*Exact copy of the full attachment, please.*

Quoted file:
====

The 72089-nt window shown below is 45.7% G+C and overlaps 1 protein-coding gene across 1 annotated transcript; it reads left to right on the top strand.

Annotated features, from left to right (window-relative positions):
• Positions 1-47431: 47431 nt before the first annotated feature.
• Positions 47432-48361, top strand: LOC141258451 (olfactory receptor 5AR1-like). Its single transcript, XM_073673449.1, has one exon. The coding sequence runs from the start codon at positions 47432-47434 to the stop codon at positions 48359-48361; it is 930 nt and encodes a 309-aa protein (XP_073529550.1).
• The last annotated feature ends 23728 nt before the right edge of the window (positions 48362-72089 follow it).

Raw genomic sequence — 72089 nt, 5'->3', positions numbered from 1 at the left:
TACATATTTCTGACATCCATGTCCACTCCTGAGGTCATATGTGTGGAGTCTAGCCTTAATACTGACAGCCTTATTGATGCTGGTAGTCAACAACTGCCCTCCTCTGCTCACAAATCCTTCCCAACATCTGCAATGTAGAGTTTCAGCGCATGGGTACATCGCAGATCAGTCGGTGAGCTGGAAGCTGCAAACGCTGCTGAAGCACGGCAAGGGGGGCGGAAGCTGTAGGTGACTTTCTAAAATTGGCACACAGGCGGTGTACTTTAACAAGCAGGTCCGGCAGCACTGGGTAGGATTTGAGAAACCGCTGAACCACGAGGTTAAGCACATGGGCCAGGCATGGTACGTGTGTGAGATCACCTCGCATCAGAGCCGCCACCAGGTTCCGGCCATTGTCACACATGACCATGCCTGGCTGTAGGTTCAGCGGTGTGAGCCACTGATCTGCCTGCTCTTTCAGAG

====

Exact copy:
The 72089-nt window shown below is 45.7% G+C and overlaps 1 protein-coding gene across 1 annotated transcript; it reads left to right on the top strand.

Annotated features, from left to right (window-relative positions):
• Positions 1-47431: 47431 nt before the first annotated feature.
• Positions 47432-48361, top strand: LOC141258451 (olfactory receptor 5AR1-like). Its single transcript, XM_073673449.1, has one exon. The coding sequence runs from the start codon at positions 47432-47434 to the stop codon at positions 48359-48361; it is 930 nt and encodes a 309-aa protein (XP_073529550.1).
• The last annotated feature ends 23728 nt before the right edge of the window (positions 48362-72089 follow it).

Raw genomic sequence — 72089 nt, 5'->3', positions numbered from 1 at the left:
TACATATTTCTGACATCCATGTCCACTCCTGAGGTCATATGTGTGGAGTCTAGCCTTAATACTGACAGCCTTATTGATGCTGGTAGTCAACAACTGCCCTCCTCTGCTCACAAATCCTTCCCAACATCTGCAATGTAGAGTTTCAGCGCATGGGTACATCGCAGATCAGTCGGTGAGCTGGAAGCTGCAAACGCTGCTGAAGCACGGCAAGGGGGGCGGAAGCTGTAGGTGACTTTCTAAAATTGGCACACAGGCGGTGTACTTTAACAAGCAGGTCCGGCAGCACTGGGTAGGATTTGAGAAACCGCTGAACCACGAGGTTAAGCACATGGGCCAGGCATGGTACGTGTGTGAGATCACCTCGCATCAGAGCCGCCACCAGGTTCCGGCCATTGTCACACATGACCATGCCTGGCTGTAGGTTCAGCGGTGTGAGCCACTGATCTGCCTGCTCTTTCAGAG